Her word for it was, “Oh, I’m just so gauche,” and that was true. She would make fun of herself. That was one of her great virtues. I mean, she could kid herself out of anything, but she didn’t even know how to dress herself (at first). So, she worked like a little dog learning all those things. She was a poor working girl, so she had to economize in ways that would make your hair stand on end. And she did wash her hair with Woolite. Do you know what Woolite is?
Yeah, and I’d guess it’s probably not very good for your hair…
Well, she claimed it made it really bouncy. And she had the incredible chutzpah to write to the Woolite company and tell them how wonderful it was, and they sent her a case of it. She was just the queen of the freebie.
But she was also just indefatigable as a worker. When she was first working at the ad agency, she never took a coffee break, ever. She wanted to be available to her boss at all times, and she meant it. She never said no. And the weird sexism was so intense that when she finally got made a copywriter — which is a really big deal for a woman — her fellow copywriters, all men, complained to the boss that they had to go home to their families at 6 o’clock every night, but Gurley got to stay because she didn’t have anyone to come home to and kept pecking away. Well, yeah, she did. Women did, and still do, have to work harder.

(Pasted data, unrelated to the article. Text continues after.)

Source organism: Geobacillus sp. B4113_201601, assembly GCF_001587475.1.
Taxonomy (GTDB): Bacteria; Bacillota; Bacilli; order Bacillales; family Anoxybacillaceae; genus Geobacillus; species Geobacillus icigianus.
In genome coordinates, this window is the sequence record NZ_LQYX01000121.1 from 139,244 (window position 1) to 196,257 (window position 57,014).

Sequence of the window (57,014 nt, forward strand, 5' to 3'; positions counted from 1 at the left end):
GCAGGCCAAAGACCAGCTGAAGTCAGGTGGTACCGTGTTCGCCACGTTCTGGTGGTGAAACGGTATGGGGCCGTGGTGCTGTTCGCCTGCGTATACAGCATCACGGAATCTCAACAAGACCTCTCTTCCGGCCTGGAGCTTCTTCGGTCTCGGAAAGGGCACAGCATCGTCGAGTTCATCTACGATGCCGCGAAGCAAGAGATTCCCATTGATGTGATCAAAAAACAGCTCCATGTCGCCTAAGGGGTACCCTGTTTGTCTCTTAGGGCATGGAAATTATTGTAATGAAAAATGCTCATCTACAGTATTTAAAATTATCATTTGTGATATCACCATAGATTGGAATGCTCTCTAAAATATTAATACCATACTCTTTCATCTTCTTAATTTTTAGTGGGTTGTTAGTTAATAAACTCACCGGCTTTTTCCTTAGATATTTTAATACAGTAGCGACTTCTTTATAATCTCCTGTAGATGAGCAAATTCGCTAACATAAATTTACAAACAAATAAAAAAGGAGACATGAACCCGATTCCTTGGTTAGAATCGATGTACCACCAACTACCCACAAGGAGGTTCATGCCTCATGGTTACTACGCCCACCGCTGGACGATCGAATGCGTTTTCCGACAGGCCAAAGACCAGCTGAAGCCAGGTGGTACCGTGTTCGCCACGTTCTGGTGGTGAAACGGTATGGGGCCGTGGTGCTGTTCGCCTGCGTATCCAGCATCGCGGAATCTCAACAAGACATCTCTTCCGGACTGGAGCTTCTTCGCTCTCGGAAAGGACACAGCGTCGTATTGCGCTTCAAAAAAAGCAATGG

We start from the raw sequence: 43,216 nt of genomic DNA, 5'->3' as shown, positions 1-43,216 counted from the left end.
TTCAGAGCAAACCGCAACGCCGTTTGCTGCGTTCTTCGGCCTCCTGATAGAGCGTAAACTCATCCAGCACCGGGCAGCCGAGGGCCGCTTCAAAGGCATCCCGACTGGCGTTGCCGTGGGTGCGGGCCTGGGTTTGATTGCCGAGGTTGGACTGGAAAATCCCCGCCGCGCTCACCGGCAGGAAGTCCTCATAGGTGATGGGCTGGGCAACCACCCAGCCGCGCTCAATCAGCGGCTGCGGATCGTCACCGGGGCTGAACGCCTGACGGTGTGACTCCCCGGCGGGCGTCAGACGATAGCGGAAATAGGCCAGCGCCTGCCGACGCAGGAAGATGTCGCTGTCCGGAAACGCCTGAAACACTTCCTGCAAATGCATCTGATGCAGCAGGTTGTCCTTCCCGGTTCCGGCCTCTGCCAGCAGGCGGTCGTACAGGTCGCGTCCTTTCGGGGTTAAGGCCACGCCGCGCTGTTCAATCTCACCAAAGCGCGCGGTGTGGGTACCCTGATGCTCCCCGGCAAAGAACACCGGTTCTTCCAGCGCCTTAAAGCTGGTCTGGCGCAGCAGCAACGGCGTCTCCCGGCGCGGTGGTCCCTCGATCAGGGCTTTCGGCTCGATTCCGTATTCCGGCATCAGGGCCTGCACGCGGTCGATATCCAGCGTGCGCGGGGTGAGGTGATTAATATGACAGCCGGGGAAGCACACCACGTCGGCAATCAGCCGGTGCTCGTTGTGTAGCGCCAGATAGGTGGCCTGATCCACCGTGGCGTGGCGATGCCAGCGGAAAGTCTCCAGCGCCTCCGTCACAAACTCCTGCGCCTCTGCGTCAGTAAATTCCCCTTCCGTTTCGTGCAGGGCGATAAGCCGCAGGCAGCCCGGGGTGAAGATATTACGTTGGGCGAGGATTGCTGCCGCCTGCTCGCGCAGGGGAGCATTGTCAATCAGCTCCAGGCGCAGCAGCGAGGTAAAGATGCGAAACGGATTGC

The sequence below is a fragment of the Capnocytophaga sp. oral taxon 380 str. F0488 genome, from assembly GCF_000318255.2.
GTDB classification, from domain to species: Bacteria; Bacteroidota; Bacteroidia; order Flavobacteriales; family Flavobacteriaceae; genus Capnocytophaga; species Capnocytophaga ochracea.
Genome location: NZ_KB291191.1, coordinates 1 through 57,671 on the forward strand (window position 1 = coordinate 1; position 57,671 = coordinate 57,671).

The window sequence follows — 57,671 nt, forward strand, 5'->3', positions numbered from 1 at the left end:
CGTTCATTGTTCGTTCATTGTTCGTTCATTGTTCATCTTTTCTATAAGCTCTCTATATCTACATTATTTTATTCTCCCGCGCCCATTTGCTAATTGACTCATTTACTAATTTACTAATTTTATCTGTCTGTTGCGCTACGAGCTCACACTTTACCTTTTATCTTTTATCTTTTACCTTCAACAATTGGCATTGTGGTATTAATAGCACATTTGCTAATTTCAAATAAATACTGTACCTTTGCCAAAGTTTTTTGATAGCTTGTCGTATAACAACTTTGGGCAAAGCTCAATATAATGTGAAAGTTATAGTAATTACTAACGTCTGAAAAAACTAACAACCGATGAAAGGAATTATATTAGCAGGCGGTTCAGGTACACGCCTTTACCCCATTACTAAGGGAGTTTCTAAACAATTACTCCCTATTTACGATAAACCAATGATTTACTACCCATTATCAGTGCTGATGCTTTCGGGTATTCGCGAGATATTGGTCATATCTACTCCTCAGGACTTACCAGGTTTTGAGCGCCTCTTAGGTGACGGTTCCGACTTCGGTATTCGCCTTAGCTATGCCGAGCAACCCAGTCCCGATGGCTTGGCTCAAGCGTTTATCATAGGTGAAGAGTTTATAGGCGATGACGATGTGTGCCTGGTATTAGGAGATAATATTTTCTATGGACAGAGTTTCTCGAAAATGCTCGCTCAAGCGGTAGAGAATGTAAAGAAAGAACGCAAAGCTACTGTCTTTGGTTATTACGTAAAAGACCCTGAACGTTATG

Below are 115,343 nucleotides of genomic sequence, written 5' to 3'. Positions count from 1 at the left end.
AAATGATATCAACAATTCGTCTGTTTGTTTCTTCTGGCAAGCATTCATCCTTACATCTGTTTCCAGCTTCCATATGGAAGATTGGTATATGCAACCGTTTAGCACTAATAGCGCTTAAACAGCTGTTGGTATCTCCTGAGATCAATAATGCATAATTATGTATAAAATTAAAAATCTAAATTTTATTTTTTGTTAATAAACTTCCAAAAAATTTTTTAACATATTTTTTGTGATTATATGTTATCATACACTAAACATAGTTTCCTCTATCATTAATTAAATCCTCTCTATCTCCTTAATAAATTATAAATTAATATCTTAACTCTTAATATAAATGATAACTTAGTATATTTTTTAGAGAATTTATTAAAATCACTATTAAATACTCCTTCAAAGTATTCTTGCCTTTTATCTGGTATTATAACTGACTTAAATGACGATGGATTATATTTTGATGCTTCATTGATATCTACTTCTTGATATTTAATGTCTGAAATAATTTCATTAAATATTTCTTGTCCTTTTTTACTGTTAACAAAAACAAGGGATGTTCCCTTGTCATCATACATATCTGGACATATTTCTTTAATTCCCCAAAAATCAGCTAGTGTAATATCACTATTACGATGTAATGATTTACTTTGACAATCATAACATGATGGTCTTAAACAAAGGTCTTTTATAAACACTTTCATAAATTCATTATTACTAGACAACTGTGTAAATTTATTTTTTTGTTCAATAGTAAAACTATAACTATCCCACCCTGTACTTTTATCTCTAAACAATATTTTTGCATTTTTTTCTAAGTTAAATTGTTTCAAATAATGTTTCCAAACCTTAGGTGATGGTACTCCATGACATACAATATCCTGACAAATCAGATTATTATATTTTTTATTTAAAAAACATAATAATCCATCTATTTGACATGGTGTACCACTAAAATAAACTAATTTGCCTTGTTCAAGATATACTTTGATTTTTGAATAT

When she got to the pinnacle of the West Coast advertising community there and they doubled her salary to steal her away at this agency, out of nowhere, she had gotten married and they cut her salary by a third. Why? Well, she’s married now, she doesn’t need it, and, “you make too much anyway.”
I mean, whoever heard of that? But this was just par for the course. I was continually shocked, I will say, at the brutish kinds of sexism that she faced and most women did. She would play girly games that no one would now — flirting in the office and having affairs in the office, that kind of stuff — but when it came to the real nitty gritty, including reproductive rights, she was a tiger.
Given the criticism lobbed at her magazine today for its sexualized covers and outrageous “how to please your man” articles, which aren’t unique to Cosmo, do you think today’s feminists are perhaps a little too harsh on Helen Gurley Brown and what she created?
It goes back and forth so much. I find a lot of the arguments sort of solipsistic because how, then, is Madonna a modern woman? Is Miley Cyrus? What the current Cosmo has tried to do, I think — and there’s no question they’ve gone over the top — is, instead of being about man-pleasing, being more about, “How can my man please me?”